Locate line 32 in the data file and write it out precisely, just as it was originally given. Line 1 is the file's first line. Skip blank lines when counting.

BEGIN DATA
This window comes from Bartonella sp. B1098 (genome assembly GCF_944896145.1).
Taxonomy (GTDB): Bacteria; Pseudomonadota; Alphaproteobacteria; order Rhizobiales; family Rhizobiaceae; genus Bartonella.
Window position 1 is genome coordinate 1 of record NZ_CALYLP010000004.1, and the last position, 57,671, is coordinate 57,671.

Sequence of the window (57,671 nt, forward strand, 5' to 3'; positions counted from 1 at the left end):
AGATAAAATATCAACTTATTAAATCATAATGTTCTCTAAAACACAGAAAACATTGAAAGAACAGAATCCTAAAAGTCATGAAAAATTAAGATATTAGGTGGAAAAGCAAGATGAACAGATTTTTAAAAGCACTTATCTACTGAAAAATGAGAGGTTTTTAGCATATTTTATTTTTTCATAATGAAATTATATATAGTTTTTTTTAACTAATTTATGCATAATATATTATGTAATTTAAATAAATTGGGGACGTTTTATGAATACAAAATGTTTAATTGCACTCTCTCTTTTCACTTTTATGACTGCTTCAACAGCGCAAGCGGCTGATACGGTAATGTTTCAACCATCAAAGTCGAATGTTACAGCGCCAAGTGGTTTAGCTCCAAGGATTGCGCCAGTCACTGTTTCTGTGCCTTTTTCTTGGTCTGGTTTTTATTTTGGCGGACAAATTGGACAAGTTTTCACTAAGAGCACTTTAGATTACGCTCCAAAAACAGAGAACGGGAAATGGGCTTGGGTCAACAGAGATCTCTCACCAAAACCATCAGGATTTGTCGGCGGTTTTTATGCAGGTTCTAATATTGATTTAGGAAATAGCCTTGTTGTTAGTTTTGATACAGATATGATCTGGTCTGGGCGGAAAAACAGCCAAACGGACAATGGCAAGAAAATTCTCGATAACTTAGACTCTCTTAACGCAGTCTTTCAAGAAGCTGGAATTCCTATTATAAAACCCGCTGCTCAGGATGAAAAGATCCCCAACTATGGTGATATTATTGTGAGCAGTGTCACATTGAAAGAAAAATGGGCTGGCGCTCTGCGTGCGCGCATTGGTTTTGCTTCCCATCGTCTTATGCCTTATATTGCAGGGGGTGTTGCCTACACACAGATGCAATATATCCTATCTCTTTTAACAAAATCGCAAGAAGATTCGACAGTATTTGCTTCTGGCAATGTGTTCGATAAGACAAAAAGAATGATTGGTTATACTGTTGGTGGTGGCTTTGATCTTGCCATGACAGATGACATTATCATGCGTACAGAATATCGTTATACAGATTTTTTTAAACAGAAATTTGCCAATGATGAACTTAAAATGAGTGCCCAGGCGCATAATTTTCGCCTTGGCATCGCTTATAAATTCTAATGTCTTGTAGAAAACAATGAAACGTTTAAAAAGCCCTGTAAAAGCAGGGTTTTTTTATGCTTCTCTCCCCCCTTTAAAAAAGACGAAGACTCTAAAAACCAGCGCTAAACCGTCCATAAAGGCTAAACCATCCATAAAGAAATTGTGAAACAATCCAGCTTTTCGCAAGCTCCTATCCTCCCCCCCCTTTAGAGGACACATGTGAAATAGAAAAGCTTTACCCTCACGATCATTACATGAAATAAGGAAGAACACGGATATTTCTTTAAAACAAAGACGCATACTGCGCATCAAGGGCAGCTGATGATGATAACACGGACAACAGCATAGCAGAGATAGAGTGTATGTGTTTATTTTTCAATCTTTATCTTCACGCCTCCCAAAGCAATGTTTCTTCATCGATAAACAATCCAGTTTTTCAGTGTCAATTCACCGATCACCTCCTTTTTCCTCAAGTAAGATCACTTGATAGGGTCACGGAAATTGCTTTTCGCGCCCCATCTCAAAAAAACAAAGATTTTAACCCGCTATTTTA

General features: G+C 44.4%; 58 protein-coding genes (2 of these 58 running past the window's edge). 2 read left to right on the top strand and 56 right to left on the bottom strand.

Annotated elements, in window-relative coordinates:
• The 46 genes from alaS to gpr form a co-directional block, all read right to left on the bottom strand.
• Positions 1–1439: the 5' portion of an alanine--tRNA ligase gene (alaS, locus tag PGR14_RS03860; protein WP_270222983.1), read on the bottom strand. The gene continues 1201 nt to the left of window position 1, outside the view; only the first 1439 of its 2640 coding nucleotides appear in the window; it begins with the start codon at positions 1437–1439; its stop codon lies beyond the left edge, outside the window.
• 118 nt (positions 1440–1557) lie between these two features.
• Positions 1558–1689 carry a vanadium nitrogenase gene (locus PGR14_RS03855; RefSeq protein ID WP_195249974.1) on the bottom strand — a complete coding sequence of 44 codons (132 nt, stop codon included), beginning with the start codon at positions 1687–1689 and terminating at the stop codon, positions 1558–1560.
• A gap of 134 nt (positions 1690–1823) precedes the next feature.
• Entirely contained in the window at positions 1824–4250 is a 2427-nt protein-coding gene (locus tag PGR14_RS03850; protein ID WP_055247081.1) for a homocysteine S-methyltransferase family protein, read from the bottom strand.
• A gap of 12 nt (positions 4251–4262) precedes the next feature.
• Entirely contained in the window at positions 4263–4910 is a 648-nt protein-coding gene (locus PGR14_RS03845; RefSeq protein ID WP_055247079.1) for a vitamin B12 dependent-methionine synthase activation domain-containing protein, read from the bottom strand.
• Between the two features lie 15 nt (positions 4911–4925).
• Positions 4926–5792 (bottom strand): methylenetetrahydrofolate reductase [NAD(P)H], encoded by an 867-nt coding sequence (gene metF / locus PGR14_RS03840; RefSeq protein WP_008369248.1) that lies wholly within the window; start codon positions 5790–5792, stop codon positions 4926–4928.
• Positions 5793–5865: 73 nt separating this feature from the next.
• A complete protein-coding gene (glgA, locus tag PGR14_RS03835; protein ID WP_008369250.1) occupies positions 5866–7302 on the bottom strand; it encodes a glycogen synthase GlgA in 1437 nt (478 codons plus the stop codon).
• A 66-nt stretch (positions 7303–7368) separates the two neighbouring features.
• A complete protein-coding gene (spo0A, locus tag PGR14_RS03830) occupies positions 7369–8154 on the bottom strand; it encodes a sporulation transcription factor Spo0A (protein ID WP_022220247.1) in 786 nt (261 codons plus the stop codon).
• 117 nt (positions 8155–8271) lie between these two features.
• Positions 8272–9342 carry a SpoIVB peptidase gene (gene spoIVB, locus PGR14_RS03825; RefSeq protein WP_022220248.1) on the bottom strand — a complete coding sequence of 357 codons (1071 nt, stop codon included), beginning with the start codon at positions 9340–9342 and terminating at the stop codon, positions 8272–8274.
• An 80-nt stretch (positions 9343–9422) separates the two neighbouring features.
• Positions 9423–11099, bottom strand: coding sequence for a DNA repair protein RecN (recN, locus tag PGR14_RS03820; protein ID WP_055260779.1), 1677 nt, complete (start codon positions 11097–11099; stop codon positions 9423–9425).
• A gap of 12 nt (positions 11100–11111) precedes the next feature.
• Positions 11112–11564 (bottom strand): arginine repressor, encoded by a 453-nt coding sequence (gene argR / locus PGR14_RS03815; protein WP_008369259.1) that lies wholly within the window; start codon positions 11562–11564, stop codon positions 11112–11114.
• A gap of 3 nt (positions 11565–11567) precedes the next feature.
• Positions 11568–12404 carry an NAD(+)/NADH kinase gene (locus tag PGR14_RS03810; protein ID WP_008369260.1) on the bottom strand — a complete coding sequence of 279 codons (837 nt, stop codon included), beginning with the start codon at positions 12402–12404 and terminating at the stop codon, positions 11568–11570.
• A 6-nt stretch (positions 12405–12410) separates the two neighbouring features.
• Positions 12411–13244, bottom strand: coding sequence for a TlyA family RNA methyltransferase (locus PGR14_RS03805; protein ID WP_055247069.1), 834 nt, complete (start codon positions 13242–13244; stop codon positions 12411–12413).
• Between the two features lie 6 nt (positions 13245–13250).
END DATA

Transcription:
• Between the two features lie 6 nt (positions 13245–13250).